You’re right. They are an enormous amount of research because what I’m trying to do is I’m trying to, with a very fine brush stroke, create these vignettes for kids so they really know, what does it smell like inside a tornado, actually? What does it feel like to hold a cannonball? That’s the fun part of the research. That does mean that it’s not just a linear research path of learning about a topic. A lot of the research is ancillary. I’m going down tributaries hoping that that will unearth some incredible detail. For my California wildfires book, which is unfortunately way too timely at this moment, I was really wanting kids to understand what it was like for a firefighter in a wildfire. What are the sensory experiences that you would have if you had to deploy your fire shelter? You’re interviewing people and reading very arcane firefighter blogs and trying to get as close to the sources as you can, which is easier, obviously, for contemporary topics than it would be writing about ancient Rome. That’s definitely the most exciting part. Well, the most exciting part is being with kids and talking to you. Other than that, being on that treasure hunt for the detail. There’s always three or four facts in a book that I want the kids, even if it’s not about the topic itself, maybe it’s something — for the California wildfires, I had this whole frame story that the characters, one of them, they run this reptile rescue, which is real thing. People give up their large pet reptiles because they can’t take care of them. Then you or I would have a shelter for them, so details about having a large monitor lizard that you’re taking care of. That breaks up the background information and all those facts that I really want them to absorb. It’s alternating between the boring facts and these sparkling details that distract them from the fact that they’re actually learning stuff.

Zibby: It’s amazing. You should do this for grown-ups. It’s actually just an exercise in empathy, is what you’re doing. You’re literally putting kids in other people’s shoes. You’re using it in historical context. It’s really a gift. How can you imagine what life is like for someone else going through something hard? Yet you’re also teaching them. I feel like the main gift is the empathy piece. It’s almost like memoir for kids.

Lauren: You’re inspiring me. I’m going to cling to your words. I’m going to put them in my heart and my brain. They will be there with me all day. Sometimes it feels like almost a ridiculous amount of work. Luckily, my editor and the people who I work with, they do understand. These books, looking at these little paperbacks, you’d think that they could be, especially now that I’ve written twenty, that they would just be so easy. They are quite torturous. When I’m about to get into that heavy deadline mode with my family, everyone’s like, all right. I’ll say to my husband, “I think this one’s going to be easier.” He’s like, “Okay. You say that before every single one, but I think you’re wrong. It’s going to be horrible.”

Zibby: How long does it take? How long do you research? Then how long does the writing take and all of it?

Lauren: Because I have very kind and understanding, my editor, Katie, and the whole team, I have generally gotten away with writing all the way up to the very last second. They have wanted two a year up until now. That means six months for each one. It became too much for me. The minute I finished one, I would have a week. Then I would just have to completely shed Revolutionary War and plunge into World War II. Then the joy of it kind of started to go away for me, to be honest. I don’t want to sound like one of those people, like, it’s such a joy, all that. Look, the experience of being able to talk to you and hear you respond to this work that I’ve done in the way that you do, I just feel tickled by it constantly. I found myself around maybe book fifteen, sixteen, really feeling like I just couldn’t keep this up. Fortunately, they had the very genius idea of creating a line of graphic novels based on I Survived. I’m a little bit involved. They were incredibly kind about, I approve things. There’s this incredible author named Georgia Ball. She’s a scriptwriter for graphic novels. She somehow interprets my stories in this really lyrical way. The team just does a beautiful job. I get to watch and then weigh in on the history and all of that.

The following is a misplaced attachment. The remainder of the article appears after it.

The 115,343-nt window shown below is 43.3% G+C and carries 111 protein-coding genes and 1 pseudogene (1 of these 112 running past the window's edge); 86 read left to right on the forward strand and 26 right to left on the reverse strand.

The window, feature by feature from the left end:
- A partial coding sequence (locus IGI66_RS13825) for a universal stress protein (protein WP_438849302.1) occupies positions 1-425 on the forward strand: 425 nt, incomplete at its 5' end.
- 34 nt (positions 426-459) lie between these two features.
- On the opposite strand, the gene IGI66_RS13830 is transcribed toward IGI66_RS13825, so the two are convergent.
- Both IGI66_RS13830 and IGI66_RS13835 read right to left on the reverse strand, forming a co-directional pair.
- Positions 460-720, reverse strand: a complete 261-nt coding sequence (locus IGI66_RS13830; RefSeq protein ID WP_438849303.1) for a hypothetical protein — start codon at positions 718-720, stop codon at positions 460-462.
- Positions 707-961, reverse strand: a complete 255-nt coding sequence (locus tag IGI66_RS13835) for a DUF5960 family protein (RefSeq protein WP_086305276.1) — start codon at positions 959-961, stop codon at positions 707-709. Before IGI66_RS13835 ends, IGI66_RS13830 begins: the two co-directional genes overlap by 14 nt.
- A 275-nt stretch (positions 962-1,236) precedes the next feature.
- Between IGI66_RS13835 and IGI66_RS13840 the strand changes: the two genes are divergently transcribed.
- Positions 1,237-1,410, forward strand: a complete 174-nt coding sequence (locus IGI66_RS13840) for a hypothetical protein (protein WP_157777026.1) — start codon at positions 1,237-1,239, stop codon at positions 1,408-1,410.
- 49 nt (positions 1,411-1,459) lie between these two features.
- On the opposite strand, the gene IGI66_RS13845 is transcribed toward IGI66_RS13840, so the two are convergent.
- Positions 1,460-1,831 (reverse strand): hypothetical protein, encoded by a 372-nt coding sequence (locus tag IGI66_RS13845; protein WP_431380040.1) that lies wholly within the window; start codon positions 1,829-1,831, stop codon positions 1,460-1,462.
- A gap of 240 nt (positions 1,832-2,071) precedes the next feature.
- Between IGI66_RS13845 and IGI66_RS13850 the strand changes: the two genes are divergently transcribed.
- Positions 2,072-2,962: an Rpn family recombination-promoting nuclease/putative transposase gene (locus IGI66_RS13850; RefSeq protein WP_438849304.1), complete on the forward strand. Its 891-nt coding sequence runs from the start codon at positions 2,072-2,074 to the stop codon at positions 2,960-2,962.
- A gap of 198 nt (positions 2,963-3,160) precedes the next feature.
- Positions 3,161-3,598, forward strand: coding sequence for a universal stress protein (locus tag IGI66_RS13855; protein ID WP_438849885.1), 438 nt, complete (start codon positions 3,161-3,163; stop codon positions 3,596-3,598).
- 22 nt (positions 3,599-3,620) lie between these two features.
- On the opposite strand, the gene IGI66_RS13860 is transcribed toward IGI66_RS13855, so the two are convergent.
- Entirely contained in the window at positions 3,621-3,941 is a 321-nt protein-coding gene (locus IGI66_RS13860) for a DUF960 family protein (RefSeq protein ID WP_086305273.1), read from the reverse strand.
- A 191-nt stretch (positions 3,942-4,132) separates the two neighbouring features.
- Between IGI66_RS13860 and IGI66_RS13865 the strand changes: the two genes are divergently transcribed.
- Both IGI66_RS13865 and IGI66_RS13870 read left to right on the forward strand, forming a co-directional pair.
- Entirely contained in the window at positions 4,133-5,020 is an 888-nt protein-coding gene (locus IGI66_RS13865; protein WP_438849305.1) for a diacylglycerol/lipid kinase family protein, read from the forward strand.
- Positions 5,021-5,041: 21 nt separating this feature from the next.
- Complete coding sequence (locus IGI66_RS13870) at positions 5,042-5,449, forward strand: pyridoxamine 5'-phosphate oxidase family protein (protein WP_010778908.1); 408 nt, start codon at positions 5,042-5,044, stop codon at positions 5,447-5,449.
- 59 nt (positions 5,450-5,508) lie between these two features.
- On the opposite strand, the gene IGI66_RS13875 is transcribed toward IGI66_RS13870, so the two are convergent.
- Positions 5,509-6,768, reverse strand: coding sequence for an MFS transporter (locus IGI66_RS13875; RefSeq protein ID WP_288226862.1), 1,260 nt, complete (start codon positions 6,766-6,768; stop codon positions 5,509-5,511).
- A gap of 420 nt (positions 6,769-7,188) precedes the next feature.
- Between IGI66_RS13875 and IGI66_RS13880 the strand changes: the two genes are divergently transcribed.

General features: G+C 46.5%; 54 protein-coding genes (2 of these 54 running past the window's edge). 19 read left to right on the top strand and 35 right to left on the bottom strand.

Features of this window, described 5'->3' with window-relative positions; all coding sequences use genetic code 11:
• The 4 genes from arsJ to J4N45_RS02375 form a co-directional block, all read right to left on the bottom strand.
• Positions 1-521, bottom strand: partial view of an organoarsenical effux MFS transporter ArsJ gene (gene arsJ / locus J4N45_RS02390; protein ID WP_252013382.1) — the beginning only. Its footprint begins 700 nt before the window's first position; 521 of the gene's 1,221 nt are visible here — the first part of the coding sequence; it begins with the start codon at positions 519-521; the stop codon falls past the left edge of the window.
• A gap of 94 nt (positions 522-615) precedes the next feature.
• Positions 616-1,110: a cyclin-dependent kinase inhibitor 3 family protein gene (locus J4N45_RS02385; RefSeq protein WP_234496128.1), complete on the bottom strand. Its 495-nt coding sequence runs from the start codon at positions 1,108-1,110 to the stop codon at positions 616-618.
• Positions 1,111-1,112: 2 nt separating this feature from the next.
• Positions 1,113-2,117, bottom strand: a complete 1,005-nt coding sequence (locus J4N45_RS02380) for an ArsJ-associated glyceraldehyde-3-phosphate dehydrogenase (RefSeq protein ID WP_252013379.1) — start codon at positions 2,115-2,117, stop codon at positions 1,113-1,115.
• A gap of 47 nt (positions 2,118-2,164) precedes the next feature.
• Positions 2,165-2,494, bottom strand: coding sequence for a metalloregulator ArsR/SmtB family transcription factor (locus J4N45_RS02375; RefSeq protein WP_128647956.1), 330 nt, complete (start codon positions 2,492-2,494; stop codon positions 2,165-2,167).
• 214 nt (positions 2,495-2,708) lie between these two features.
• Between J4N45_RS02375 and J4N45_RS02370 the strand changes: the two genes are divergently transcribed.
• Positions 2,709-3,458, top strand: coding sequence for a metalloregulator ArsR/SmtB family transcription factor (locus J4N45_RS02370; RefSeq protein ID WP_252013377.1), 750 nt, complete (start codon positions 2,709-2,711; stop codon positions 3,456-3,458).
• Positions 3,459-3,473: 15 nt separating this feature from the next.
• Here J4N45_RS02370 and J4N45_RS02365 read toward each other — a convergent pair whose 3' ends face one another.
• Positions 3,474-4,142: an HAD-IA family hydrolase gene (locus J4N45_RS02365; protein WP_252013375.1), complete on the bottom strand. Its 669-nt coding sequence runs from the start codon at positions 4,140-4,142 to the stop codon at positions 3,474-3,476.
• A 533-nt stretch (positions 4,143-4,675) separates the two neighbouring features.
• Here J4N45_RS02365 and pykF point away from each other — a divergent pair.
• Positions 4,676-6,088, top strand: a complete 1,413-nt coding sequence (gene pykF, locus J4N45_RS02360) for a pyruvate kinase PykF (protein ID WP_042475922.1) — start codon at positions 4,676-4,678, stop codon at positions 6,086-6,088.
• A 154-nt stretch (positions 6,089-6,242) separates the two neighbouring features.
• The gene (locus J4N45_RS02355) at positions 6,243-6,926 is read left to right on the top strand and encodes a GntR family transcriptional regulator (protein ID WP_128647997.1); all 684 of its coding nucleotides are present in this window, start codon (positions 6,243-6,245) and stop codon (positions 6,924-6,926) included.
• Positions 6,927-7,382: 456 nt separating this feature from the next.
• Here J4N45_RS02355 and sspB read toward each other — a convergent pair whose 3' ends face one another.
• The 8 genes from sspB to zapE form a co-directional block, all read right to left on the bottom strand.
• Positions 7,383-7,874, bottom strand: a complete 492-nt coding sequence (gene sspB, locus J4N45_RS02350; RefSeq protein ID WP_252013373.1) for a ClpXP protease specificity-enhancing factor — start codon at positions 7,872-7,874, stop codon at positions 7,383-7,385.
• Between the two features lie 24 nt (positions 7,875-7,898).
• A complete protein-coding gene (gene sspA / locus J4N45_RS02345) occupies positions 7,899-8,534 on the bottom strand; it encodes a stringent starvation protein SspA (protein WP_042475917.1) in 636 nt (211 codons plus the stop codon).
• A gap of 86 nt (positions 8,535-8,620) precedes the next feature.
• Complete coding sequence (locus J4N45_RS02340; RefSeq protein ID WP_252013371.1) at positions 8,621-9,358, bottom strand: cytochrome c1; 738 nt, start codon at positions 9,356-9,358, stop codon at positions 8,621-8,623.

That now has enabled us to create an annual schedule that leaves more breathing room. It’s really six months. Researching, one of the problems now is, with COVID, I’m not able to travel. Except for Japan and the bottom of the North Atlantic to see the Titanic, I’ve gone everywhere for the books. I do feel like that’s a super important thing. I like to take video there because I like to be able to show the kids what it would’ve been like for the characters and for them to walk in the character’s shoes. Often, the stories then give birth to nonfiction articles that appear in the magazine Storyworks which is this beautiful labor of love that I create with a team at Scholastic. It’s this ELA magazine. I’ll send you Storyworks, the second-grade version which is so adorable, for your seven-year-old. The work I do on I Survived, actually, many different sprouts come from it that end up blooming in different places.